Original Bronze Age Boat : Credit : Travelling Yarns
A critical stage of an extraordinary multi-national archaeological research project took place at Dover Harbour on Saturday 12 May 2012, but unfortunately things didn’t quite go to plan.
‘BOAT 1550 BC’, a project supported by the European Union (through its Interreg IV A ‘2 Seas’ programme), brings together seven partners from France, Belgium and Britain. Canterbury Christ Church University and Canterbury Archaeological trust play key roles in the project, with the University leading the educational activities.
The public launching ceremony saw the replica of the Dover Bronze Age Boat placed onto the sea for the first time, however sadly the seams of the boat began to take on water and it failed to stay afloat.
Despite disappointed faces and a crowd of onlookers, including Tony Robinson from Channel 4 documentary series, Time Team, the Boat was instead hoisted out of the water and displayed on Dover promenade on a trailer.
The half scale replica has been built by a team of specialist archaeologists for the past three months on the Roman Lawn at Dover Museum, just metres away from the underpass where the Bronze Age Boat was discovered in 1992. The boat had lain hidden for more than 3500 years deep under the centre of Dover and sparked several frantic days of rescue excavations to save it from destruction.
The ‘BOAT 1550 BC’ replica has been carefully replicated by expert archaeologists using replica Bronze Age tools thought to have been used during the initial construction over 3500 years ago. The build has taken place on the grounds of the museum where the now fully conserved vessel is housed in its own special environmentally-controlled gallery.
This piece of experimental archaeology will teach the team a great deal about the technology and capability of the Dover boat, one of the great archaeological discoveries of the twentieth century and a symbol of the close cultural links that existed between peoples on either side of the English Channel three and a half millennia ago.
Despite the set-back, the boat will still be taken to France, where it will form the centrepiece of a major multilingual, international exhibition ‘Beyond the Horizon: Societies of the Channel and North Sea 3,500 years ago’, which opens in Boulogne-sur-Mer on 30th June 2012, before moving to Belgium on the 16th December 2012 and to Dover on 1st July 2013.
Dr Anne Lehoërff, of the University of Lille 3 and chief co-ordinator of the project commented on the importance of the launch for the project: ‘The BOAT 1550 BC project is an exceptional opportunity to share the results of the most recent archaeological research in the Transmanche region with the public and in particular with children. The boat is a material symbol of a very ancient community that we have the chance to bring back to life in our three countries. The launch of the boat is a highlight of the project, an icon of the renaissance of these early connections’.
Talking prior to the launch, joint project leader and Canterbury Archaeological Trust Deputy Director, Peter Clark, said: “This is a red letter day for the people of Dover and indeed for all the communities living on either side of the English Channel. For the first time in over thirty centuries a boat of Bronze Age design will ply the waters off the coast of Dover, giving us a glimpse of the kind of vessel that helped bind the peoples on either coast into a single community three and a half millennia ago.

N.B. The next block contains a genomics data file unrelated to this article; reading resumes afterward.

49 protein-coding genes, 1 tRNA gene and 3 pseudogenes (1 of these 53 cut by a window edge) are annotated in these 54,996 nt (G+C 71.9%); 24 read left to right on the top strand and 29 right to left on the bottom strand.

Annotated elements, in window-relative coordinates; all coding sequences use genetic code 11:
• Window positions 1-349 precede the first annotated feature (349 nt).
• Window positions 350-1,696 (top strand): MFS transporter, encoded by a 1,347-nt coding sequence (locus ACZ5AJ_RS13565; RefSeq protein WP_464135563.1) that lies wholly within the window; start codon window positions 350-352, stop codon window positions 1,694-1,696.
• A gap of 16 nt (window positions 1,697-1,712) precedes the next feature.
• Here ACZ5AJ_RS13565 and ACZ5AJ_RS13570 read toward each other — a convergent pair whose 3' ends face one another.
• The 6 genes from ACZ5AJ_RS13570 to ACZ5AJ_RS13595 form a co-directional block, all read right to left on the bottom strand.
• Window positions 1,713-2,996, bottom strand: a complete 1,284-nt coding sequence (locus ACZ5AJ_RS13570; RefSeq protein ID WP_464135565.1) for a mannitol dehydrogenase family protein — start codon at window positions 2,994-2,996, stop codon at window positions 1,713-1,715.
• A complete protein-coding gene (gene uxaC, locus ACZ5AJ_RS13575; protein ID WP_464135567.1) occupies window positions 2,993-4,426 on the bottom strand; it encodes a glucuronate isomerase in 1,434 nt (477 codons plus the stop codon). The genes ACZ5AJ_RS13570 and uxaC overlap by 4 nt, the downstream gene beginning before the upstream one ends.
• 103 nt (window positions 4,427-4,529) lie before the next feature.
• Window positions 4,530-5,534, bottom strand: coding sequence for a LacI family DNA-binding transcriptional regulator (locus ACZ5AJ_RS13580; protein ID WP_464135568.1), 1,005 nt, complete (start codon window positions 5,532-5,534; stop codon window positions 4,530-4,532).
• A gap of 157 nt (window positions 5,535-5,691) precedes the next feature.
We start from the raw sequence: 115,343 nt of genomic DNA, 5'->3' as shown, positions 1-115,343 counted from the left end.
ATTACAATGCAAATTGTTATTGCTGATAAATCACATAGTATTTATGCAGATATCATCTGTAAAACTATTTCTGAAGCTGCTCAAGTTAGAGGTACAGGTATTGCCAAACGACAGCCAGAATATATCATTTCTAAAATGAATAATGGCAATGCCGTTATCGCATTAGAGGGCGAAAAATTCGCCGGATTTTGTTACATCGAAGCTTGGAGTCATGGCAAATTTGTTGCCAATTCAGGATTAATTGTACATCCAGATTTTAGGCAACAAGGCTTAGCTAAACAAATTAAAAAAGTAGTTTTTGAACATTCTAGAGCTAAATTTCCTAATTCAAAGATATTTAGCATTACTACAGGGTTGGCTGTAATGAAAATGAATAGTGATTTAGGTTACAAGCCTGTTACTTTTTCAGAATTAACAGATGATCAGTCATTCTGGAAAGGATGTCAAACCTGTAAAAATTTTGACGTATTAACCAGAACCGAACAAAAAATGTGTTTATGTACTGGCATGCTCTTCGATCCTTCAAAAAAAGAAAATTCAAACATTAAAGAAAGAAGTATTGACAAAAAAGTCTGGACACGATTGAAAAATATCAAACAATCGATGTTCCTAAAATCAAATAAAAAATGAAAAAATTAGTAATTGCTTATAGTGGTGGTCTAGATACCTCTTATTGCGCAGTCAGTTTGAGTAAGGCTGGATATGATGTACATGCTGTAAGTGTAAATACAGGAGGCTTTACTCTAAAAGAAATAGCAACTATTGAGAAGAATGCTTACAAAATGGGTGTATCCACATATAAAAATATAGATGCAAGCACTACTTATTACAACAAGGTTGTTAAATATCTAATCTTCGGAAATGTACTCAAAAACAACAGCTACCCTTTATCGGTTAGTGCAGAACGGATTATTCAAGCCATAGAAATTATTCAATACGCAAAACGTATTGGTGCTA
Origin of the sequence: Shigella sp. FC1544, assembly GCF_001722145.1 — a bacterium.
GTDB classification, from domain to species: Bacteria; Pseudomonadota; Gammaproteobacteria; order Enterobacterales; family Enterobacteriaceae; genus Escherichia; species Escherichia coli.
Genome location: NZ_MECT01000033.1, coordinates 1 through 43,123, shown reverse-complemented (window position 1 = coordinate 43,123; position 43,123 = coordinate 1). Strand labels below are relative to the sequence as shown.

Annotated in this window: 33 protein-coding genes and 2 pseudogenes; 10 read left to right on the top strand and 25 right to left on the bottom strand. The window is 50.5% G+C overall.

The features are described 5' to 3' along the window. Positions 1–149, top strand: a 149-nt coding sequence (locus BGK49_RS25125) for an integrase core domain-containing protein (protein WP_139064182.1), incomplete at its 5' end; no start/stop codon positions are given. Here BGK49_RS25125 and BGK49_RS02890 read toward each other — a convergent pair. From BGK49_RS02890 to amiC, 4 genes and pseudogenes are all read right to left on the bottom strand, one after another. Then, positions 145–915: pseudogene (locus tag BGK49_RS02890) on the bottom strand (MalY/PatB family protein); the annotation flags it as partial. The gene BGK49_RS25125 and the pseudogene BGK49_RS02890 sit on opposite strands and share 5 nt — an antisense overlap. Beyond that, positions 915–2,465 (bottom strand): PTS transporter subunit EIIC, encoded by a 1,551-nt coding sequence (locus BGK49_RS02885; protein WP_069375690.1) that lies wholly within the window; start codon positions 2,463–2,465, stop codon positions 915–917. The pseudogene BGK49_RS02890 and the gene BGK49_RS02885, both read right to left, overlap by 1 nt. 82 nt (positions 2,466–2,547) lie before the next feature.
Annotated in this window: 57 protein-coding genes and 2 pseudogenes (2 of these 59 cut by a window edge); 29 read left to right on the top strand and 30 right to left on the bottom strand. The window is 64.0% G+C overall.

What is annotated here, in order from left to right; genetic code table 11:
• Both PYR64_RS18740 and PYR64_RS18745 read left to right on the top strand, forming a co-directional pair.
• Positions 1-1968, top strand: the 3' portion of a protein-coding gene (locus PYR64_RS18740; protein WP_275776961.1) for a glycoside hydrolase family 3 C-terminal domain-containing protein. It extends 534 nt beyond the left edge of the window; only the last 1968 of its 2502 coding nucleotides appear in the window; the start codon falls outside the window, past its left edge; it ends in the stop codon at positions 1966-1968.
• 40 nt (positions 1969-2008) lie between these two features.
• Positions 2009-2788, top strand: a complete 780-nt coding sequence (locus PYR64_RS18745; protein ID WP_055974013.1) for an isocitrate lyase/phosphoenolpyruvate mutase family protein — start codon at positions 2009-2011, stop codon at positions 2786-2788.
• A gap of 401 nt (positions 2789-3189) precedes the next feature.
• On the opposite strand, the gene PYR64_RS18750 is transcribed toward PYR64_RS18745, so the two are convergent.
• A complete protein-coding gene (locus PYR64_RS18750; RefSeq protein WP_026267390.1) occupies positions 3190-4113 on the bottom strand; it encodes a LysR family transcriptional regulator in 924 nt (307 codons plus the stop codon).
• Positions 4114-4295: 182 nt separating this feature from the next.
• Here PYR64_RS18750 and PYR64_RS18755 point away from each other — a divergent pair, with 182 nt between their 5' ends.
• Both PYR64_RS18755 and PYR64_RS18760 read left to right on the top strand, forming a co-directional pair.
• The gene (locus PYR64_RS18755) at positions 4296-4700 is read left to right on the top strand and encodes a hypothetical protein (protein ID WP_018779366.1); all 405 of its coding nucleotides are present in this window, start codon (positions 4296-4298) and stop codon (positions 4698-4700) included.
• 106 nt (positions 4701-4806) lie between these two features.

“Already we have learnt so much about the technological skills and sophistication of our Bronze Age ancestors by building the boat, and by launching it into the sea we hope to learn even more.”
Accompanying the exhibition will be an ambitious programme of educational activities and public outreach, aimed at increasing awareness of the common cultural heritage in the three countries. Teachers in France, Belgium and England are working closely together to deliver a wide range of events, involving classroom projects, competitions, public lectures and academic conferences among many other initiatives. The project is intended to capture the popular imagination of those living in the ‘Transmanche’ region, especially children and young people, and inspire them to explore our shared ancient past and common heritage.
William Stow, Head of Postgraduate Initial Teacher Education at Canterbury Christ Church University, which is part of the international team focusing on education, said: “Seeing the replica boat even just placed into the water in Dover, just metres from where it was originally found, is still a significant moment for history and archaeology in Dover and the region.
“The University is delighted to be involved in such an important project for people in this area, especially children who will be able to learn about vital parts of Bronze Age history through specially designed educational Bronze Age kits, including replica Bronze Age objects and original finds.”
The series of events will take place throughout 2012 when the 20th anniversary of the discovery of the boat takes place.
Spanning three countries, the seven partners involved in the project include: the University of Lille 3 and the Maison européenne des sciences de l’homme et de la société (France), acting as Lead Partner, the Canterbury Archaeological Trust (UK), l’Institut National de Recherches Archéologiques Préventives (France), Canterbury Christ Church University (UK), the University of Ghent (Belgium), the Conseil général du Pas-de-Calais (France) and the town of Boulogne-sur-Mer (France).
The project has also benefited from the financial support of the Conseil regional of Nord-Pas-de-Calais in France.
Visit http://boat1550bc.meshs.fr/for more information on the project.